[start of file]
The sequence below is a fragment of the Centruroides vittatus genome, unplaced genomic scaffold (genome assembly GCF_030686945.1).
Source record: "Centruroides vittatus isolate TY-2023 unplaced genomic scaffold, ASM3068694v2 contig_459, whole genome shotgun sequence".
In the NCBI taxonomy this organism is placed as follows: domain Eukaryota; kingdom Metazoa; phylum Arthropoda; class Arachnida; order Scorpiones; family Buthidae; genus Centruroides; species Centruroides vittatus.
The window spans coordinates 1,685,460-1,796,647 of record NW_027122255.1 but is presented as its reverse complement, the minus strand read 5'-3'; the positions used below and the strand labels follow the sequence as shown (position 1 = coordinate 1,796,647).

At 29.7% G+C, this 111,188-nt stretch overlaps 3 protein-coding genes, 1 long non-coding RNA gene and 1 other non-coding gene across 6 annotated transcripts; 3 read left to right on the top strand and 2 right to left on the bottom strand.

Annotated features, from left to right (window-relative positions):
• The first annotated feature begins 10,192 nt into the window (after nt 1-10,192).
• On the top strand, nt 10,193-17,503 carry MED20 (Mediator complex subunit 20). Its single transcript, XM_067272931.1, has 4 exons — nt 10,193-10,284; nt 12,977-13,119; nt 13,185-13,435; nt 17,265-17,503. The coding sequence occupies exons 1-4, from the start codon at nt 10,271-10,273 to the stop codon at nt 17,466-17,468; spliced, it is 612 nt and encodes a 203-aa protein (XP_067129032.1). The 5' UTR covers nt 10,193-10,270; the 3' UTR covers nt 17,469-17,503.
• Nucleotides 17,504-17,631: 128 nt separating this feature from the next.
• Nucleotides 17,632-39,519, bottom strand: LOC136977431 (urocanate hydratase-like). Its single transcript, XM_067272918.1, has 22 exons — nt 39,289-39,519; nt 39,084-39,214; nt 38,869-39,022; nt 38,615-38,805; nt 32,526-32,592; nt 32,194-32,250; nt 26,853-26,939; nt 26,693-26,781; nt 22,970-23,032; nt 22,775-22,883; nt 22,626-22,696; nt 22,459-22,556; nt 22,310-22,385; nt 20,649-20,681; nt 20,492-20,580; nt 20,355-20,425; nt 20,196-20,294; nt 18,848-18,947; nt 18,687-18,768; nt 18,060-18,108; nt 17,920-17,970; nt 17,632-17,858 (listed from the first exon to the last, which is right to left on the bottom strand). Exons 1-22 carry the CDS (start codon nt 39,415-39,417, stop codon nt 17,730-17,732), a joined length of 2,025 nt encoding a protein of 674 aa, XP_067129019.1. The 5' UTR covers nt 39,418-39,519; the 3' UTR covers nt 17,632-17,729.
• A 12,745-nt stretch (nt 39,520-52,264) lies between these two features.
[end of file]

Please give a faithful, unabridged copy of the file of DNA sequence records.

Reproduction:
The sequence below is a fragment of the Centruroides vittatus genome, unplaced genomic scaffold (genome assembly GCF_030686945.1).
Source record: "Centruroides vittatus isolate TY-2023 unplaced genomic scaffold, ASM3068694v2 contig_459, whole genome shotgun sequence".
In the NCBI taxonomy this organism is placed as follows: domain Eukaryota; kingdom Metazoa; phylum Arthropoda; class Arachnida; order Scorpiones; family Buthidae; genus Centruroides; species Centruroides vittatus.
The window spans coordinates 1,685,460-1,796,647 of record NW_027122255.1 but is presented as its reverse complement, the minus strand read 5'-3'; the positions used below and the strand labels follow the sequence as shown (position 1 = coordinate 1,796,647).

At 29.7% G+C, this 111,188-nt stretch overlaps 3 protein-coding genes, 1 long non-coding RNA gene and 1 other non-coding gene across 6 annotated transcripts; 3 read left to right on the top strand and 2 right to left on the bottom strand.

Annotated features, from left to right (window-relative positions):
• The first annotated feature begins 10,192 nt into the window (after nt 1-10,192).
• On the top strand, nt 10,193-17,503 carry MED20 (Mediator complex subunit 20). Its single transcript, XM_067272931.1, has 4 exons — nt 10,193-10,284; nt 12,977-13,119; nt 13,185-13,435; nt 17,265-17,503. The coding sequence occupies exons 1-4, from the start codon at nt 10,271-10,273 to the stop codon at nt 17,466-17,468; spliced, it is 612 nt and encodes a 203-aa protein (XP_067129032.1). The 5' UTR covers nt 10,193-10,270; the 3' UTR covers nt 17,469-17,503.
• Nucleotides 17,504-17,631: 128 nt separating this feature from the next.
• Nucleotides 17,632-39,519, bottom strand: LOC136977431 (urocanate hydratase-like). Its single transcript, XM_067272918.1, has 22 exons — nt 39,289-39,519; nt 39,084-39,214; nt 38,869-39,022; nt 38,615-38,805; nt 32,526-32,592; nt 32,194-32,250; nt 26,853-26,939; nt 26,693-26,781; nt 22,970-23,032; nt 22,775-22,883; nt 22,626-22,696; nt 22,459-22,556; nt 22,310-22,385; nt 20,649-20,681; nt 20,492-20,580; nt 20,355-20,425; nt 20,196-20,294; nt 18,848-18,947; nt 18,687-18,768; nt 18,060-18,108; nt 17,920-17,970; nt 17,632-17,858 (listed from the first exon to the last, which is right to left on the bottom strand). Exons 1-22 carry the CDS (start codon nt 39,415-39,417, stop codon nt 17,730-17,732), a joined length of 2,025 nt encoding a protein of 674 aa, XP_067129019.1. The 5' UTR covers nt 39,418-39,519; the 3' UTR covers nt 17,632-17,729.
• A 12,745-nt stretch (nt 39,520-52,264) lies between these two features.